Former Toronto Maclean-Hunter headquarters to be redeveloped into North America’s “tallest architectural heritage retention”

UNITED story caoption
Toronto’s Deputy Mayor Michael Thompson, Davpart president/CEO David Hofstedter and Baker Real Estate President Barbara Lawlor wield sledge hammers to knock down an 8’ faux wall. Photo Credit: Arthur Mola

Ontario Construction News staff writer

The former Maclean Publishing Company/Maclean-Hunter Building at 481 University Ave. in Toronto is being converted into a 52 storey mixed use development.

The developers say the project will be the tallest architectural heritage retention in North America.

General contractor EllisDon is building the structure branded as the UNITED BUILDING for Davpart Inc.

The project’s design team includes B+H Architects as prime consultant and design architects; heritage consultants ERA Architects Inc. and Tomas Pearce Interior Design Consulting Inc.

A spokesperson for the developer declined comment about the project’s construction value.

Commercial and retail organizations will occupy the first 10 floors with new residences above the historic structure.

united building

“From 1910 to the 1980s, 481 was the location of Maclean Publishing and later Maclean-Hunter with several buildings added to become one of the most recognized structures on University Avenue,” Davpart president and CEO David Hofstedter said in a statement.

During the 20th century, Maclean-Hunter grew to become the largest Canadian publisher of trade journals and the home to flagship Maclean’s Magazine, Chatelaine and the Financial Post newspaper.

“The existing structure is an example of a commercial building from the interwar era and is the result of many bold design influences, from Beaux-Arts to Modern Classical,” Hofstedter said. “While restoring the exterior, we will complete the interior to the highest standard of contemporary office and retail available today, so their current uses can continued.”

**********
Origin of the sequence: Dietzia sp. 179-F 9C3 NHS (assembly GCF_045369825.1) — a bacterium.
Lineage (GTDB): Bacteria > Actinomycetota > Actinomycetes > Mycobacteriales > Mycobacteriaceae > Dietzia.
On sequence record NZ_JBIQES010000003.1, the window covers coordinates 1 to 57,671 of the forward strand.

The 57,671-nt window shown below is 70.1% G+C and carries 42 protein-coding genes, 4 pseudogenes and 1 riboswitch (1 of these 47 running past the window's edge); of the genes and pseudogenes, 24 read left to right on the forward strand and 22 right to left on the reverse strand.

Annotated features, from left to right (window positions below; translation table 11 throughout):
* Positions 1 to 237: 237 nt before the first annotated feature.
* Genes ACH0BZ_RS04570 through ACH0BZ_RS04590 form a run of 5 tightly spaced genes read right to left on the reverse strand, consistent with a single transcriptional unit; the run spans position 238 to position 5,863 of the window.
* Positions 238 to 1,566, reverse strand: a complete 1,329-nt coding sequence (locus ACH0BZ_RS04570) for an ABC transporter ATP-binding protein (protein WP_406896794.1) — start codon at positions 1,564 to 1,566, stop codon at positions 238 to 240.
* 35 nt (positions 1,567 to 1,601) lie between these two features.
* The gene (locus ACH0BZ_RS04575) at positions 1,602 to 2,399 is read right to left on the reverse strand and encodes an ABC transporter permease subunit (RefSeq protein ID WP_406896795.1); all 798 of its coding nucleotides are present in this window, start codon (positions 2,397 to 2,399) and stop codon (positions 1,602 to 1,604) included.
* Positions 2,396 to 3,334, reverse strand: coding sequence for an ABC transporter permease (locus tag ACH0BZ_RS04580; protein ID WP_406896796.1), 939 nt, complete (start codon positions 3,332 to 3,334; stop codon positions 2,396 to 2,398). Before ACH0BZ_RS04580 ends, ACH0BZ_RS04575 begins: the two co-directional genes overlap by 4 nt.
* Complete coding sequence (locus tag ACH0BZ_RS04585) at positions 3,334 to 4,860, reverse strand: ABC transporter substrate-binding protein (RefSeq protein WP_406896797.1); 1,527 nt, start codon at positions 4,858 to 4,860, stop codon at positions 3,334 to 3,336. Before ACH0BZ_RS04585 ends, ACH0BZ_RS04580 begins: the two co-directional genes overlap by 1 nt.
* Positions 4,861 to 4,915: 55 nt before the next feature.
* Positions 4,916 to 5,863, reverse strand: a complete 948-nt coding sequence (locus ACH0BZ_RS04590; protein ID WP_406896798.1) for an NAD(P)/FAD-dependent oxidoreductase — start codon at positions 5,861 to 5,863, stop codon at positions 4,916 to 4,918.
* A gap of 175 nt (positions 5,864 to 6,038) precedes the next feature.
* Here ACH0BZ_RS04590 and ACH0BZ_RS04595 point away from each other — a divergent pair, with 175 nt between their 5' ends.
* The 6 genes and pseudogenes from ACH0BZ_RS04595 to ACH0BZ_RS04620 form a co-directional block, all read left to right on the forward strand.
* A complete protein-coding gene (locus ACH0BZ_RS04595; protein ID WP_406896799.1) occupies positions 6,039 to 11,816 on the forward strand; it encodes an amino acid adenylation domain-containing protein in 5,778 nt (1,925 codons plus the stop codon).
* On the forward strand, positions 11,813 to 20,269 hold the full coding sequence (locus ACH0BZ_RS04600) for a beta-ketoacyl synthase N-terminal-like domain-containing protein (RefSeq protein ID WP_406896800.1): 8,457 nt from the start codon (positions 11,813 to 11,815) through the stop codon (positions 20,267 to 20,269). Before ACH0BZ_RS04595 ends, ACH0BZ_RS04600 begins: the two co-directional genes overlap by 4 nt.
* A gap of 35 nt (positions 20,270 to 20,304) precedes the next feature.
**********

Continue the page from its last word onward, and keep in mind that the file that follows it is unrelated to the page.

“The UNITED is a realization of our vision,” he said. “It’s a massive undertaking which started within the context of preserving and restoring the existing building. The complexities are enormous and it has taken lots of teamwork and patience to make it happen.”

united building interior

B+H Architects principal Mark Berest said: “The design of this building draws from the energy of its location at the intersection of the city’s primary cultural, institutional and retail anchors as well as its preserved architectural cultural heritage. It is a tribute to Toronto’s cosmopolitan character and considers a new convergence of live, work, and play.”

“Our heritage work includes retaining, restoring and enhancing two large and significant buildings. The first is a noteworthy 1930s collegiate gothic building by Toronto architect Murry Brown, designed with New York’s Schultze & Weaver.”

ERA Architects principal Graeme Stewart said: “The second, designed by Marani & Morris architects is a midcentury example of modern stone office towers that contribute to the distinctive character of University Avenue.”

The UNITED includes 31,392 sq. ft. of retail space at ground level; 182,457 sq. ft. of commercial office space from floors 2-9 and 709 residences which begin from floors 10-52. The front door to 481 University leads to the offices and retail; the residential condominium entrance will be at 88 Centre Avenue, offering direct access to the TTC’s St. Patrick Station from inside the building.

“481 has an iconic a grand presence on University Avenue from Dundas Street to Centre Avenue, is designated under the Ontario Heritage Act and listed on the City of Toronto Inventory of Heritage Properties,” Hofstedter said.


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